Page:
Daisugi is a forestry management technique reminiscent of pollarding and bonsai that produces straight logs without killing the tree. Developed some 600-500 years ago in Japan, it’s still being used to harvest sustainable, durable logs.
Basically, some of the top shoots are pruned so that they’ll grow straight up, and the shoots only are collected when they reach the desired height. It’s not a fast method, as it takes decades to be able to produce logs, but reportedly they come out stronger, more flexible, and knot-free. And the tree stays alive.
Also, the daisugi-managed cedars make amazing shapes in the woods! They would be so interesting in a speculative or fantasy story—or any story, really. Below are a few examples.
Just another example of how ingenious we people are in manipulating our environment. 🙂
Found via Good Stuff Happened Today on Tumblr.
Images: Long shot by Yusuke Narita via Spoon & Tamago. In the fall by Ai Hirakawa via Spoon & Tamago. Ryoan-ji garden, Kyoto, Japan by Bernard Gagnon via Wikipedia (CC BY-SA 3.0).
In Live and Active Cultures we talk about cultures and cultural differences.
I first heard about Miss Sherlock in the spring of 2018, but wasn’t able to track it down then. In December, I found a review by Kaisu Tervonen in Helsingin Sanomat, the largest Finnish daily. (NB. Finnish only.)
The Sherlock character is called Sara Shelly Futaba (played by Yūko Takeuchi). She’s a consultant specializing in criminal psychology. Our Sherlock / Futaba meets her Doctor Watson or Wato Tachibana (Shihori Kanjiya) at a murder scene of a good colleague of Wato’s after the doctor returned from Syria.
In a familiar manner, the two end up solving mysteries, one per episode. What the series is really about, apparently, is first building and then endangering their friendship.
Since I last wrote, also the IMDB entry for Miss Sherlock has been updated and the episode descriptions added.
With regard to U.S. viewing, I’ve found out that you can stream (for a fee) all of the season 1 (8 episodes) at Hulu with English subtitles, but I haven’t had the time to check that out.
The HS reviewer wasn’t very impressed, so I’m a little dubious. Have you seen any episodes at all? Please chime in!
Image: HBO Miss Sherlock / HBO via Helsingin Sanomat
P.S. Twitter users have uploaded some screencaps.
In the Seen on Screen occasional feature, we discuss movies and television shows of interest.
I saw Bay Alden tweet-share a trailer for a gender-swapped version of Sherlock Holmes set in modern Japan. It looks fascinating, so I had to dig up more. Here are the trailers I found:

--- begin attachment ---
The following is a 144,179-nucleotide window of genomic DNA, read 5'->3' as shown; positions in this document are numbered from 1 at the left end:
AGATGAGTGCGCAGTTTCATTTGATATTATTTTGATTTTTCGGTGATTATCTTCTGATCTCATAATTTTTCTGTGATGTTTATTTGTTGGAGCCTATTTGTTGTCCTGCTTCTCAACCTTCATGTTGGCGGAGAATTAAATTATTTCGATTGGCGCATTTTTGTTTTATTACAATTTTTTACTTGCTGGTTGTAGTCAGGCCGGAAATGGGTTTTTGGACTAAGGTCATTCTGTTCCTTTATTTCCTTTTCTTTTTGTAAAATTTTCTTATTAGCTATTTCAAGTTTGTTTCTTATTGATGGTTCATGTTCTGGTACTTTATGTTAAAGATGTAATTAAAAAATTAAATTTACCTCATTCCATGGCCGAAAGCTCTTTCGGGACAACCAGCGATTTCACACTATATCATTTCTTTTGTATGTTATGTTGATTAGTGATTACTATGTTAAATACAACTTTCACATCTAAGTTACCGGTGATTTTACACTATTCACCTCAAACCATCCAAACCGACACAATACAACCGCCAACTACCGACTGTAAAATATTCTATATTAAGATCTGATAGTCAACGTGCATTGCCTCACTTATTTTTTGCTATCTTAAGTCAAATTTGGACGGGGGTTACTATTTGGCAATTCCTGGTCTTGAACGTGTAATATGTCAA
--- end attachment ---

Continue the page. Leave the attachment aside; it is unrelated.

MISS SHERLOCK Official Promo Trailer (HD) HBO Asia Original Series via JoBlo TV Show Trailers
MISS SHERLOCK – Japanese TV Series Trailer #2 via Seven on YouTube
MISS SHERLOCK – Japanese TV Series Trailer #3 (Official Trailer from HBO Asia) via Seven on YouTube
The show is co-produced by HBO Asia and Hulu Japan. The official description reads:
“MISS SHERLOCK pays homage to the classic by Sir Arthur Conan Doyle, Sherlock Holmes, with bold interpretations of the iconic characters, Sherlock Holmes and Dr. John Watson. MISS SHERLOCK is set in modern day Tokyo and both lead characters are Japanese women – Dr. Wato Tachibana, a surgeon recently returned from a volunteer doctors’ mission in Syria and Sara Shelly Futaba, an investigation consultant to the police department who solves bizarre and difficult cases. Throughout the series, the pair solves mystery after mystery with Miss Sherlock’s extraordinary observation and reasoning skills.”
Miss Sherlock premiers on April 27, 2018.
Now for the part that I need help with. Does anyone know whether Miss Sherlock is available outside Japan? If so, are English subtitles available? I did find a mention (repeated elsewhere) that it can be viewed in the U.S. only via the HBO Go streaming app, but I haven’t found a confirmation by HBO or Hulu.
This post has been edited to correct a typo.
Hey, look! We found a thing on the internet! We thought it was cool, and wanted to share it with you.
The majority of the stuff that needs to get done in an agrarian society is basic manual labor: primarily farm work, but also things like construction, building and road maintenance, mining, carrying, housework, etc. Any functioning pre-industrial society needs lots of workers to do all that work, but there are many different kinds of workers, some of which are not so familiar to us today. Some of these kinds of workers had it much better than others.
Here’s a list of possibilities, by no means exhaustive, arranged roughly in order from worst to best conditions.